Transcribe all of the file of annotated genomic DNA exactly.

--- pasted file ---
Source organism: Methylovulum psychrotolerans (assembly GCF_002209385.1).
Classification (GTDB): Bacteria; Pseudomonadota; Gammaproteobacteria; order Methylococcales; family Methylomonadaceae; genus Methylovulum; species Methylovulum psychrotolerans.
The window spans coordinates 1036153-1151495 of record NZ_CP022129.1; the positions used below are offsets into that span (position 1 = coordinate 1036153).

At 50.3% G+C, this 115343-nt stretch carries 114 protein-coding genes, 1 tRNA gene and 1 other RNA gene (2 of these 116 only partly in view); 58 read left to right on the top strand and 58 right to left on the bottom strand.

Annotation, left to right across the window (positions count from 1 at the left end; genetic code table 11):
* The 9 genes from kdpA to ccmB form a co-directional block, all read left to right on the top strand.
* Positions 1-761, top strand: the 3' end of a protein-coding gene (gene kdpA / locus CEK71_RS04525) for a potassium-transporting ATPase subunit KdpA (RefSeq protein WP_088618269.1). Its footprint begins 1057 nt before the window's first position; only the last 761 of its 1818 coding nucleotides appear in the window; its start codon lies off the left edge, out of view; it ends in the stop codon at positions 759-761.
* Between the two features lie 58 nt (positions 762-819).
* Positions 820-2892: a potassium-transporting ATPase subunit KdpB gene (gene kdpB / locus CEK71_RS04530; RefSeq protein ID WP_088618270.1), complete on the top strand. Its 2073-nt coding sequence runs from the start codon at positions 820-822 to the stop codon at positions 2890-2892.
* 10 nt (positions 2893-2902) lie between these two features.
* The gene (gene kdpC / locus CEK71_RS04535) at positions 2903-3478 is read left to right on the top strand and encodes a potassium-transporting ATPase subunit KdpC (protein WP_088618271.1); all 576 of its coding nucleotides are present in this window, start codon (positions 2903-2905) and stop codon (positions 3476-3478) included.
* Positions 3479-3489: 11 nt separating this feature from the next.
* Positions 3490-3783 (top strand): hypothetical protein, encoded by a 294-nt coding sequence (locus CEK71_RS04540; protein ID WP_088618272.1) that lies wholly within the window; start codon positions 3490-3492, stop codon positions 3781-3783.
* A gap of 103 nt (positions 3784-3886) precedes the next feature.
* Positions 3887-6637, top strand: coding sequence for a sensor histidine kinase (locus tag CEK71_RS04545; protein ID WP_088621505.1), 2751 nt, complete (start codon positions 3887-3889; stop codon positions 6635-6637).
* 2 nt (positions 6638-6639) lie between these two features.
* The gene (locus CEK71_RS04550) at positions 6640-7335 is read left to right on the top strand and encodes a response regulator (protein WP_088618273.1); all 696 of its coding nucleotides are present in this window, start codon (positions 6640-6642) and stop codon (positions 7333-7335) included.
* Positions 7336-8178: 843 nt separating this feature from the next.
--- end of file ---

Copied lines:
Source organism: Methylovulum psychrotolerans (assembly GCF_002209385.1).
Classification (GTDB): Bacteria; Pseudomonadota; Gammaproteobacteria; order Methylococcales; family Methylomonadaceae; genus Methylovulum; species Methylovulum psychrotolerans.
The window spans coordinates 1036153-1151495 of record NZ_CP022129.1; the positions used below are offsets into that span (position 1 = coordinate 1036153).

At 50.3% G+C, this 115343-nt stretch carries 114 protein-coding genes, 1 tRNA gene and 1 other RNA gene (2 of these 116 only partly in view); 58 read left to right on the top strand and 58 right to left on the bottom strand.

Annotation, left to right across the window (positions count from 1 at the left end; genetic code table 11):
* The 9 genes from kdpA to ccmB form a co-directional block, all read left to right on the top strand.
* Positions 1-761, top strand: the 3' end of a protein-coding gene (gene kdpA / locus CEK71_RS04525) for a potassium-transporting ATPase subunit KdpA (RefSeq protein WP_088618269.1). Its footprint begins 1057 nt before the window's first position; only the last 761 of its 1818 coding nucleotides appear in the window; its start codon lies off the left edge, out of view; it ends in the stop codon at positions 759-761.
* Between the two features lie 58 nt (positions 762-819).
* Positions 820-2892: a potassium-transporting ATPase subunit KdpB gene (gene kdpB / locus CEK71_RS04530; RefSeq protein ID WP_088618270.1), complete on the top strand. Its 2073-nt coding sequence runs from the start codon at positions 820-822 to the stop codon at positions 2890-2892.
* 10 nt (positions 2893-2902) lie between these two features.
* The gene (gene kdpC / locus CEK71_RS04535) at positions 2903-3478 is read left to right on the top strand and encodes a potassium-transporting ATPase subunit KdpC (protein WP_088618271.1); all 576 of its coding nucleotides are present in this window, start codon (positions 2903-2905) and stop codon (positions 3476-3478) included.
* Positions 3479-3489: 11 nt separating this feature from the next.
* Positions 3490-3783 (top strand): hypothetical protein, encoded by a 294-nt coding sequence (locus CEK71_RS04540; protein ID WP_088618272.1) that lies wholly within the window; start codon positions 3490-3492, stop codon positions 3781-3783.
* A gap of 103 nt (positions 3784-3886) precedes the next feature.
* Positions 3887-6637, top strand: coding sequence for a sensor histidine kinase (locus tag CEK71_RS04545; protein ID WP_088621505.1), 2751 nt, complete (start codon positions 3887-3889; stop codon positions 6635-6637).
* 2 nt (positions 6638-6639) lie between these two features.
* The gene (locus CEK71_RS04550) at positions 6640-7335 is read left to right on the top strand and encodes a response regulator (protein WP_088618273.1); all 696 of its coding nucleotides are present in this window, start codon (positions 6640-6642) and stop codon (positions 7333-7335) included.
* Positions 7336-8178: 843 nt separating this feature from the next.